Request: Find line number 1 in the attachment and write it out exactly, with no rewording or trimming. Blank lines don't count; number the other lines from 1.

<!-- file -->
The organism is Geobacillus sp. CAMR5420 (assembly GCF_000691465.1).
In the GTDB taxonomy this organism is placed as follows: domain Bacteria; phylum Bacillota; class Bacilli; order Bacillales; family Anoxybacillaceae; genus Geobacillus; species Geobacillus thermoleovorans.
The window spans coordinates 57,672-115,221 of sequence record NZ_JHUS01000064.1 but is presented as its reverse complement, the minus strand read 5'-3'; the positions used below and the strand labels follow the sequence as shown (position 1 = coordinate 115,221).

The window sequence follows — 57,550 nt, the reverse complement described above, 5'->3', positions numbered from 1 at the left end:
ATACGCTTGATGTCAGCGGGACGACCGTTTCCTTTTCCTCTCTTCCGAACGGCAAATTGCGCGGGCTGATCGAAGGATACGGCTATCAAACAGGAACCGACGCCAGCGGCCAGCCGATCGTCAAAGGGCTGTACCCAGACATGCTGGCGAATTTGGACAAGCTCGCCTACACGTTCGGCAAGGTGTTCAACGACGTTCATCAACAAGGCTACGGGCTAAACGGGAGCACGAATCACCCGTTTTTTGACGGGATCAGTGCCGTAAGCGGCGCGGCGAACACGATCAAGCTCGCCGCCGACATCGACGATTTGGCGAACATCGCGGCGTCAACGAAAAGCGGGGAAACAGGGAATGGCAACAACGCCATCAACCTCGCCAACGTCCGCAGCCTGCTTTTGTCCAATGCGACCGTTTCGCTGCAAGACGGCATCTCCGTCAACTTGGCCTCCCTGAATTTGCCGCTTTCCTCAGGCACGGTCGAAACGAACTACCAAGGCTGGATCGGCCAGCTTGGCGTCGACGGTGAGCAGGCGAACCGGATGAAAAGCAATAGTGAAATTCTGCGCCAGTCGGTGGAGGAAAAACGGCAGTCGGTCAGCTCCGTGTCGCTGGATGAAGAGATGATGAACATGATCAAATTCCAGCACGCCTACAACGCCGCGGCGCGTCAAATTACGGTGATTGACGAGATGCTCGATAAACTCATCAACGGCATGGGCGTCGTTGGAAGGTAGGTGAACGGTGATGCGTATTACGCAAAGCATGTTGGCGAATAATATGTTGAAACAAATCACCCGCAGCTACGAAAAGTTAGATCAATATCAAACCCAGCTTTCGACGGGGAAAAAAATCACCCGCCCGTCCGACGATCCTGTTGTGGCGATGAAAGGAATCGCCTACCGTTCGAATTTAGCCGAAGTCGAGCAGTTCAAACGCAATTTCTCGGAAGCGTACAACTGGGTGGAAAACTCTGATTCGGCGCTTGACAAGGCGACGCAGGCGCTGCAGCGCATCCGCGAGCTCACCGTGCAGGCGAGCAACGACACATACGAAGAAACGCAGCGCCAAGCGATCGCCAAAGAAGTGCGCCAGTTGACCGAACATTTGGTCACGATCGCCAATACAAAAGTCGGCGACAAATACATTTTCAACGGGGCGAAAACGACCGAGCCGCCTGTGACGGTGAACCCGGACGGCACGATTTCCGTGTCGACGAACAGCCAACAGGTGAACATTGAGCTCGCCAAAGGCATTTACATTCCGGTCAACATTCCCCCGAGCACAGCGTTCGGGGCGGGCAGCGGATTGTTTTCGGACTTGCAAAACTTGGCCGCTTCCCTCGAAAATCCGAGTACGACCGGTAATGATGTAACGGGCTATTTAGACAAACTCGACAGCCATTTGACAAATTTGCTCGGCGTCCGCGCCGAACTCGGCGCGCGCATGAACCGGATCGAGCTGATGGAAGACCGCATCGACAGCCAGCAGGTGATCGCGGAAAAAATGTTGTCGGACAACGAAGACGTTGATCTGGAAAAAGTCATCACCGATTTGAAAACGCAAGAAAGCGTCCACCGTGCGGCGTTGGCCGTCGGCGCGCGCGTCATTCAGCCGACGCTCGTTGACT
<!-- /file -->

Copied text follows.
The organism is Geobacillus sp. CAMR5420 (assembly GCF_000691465.1).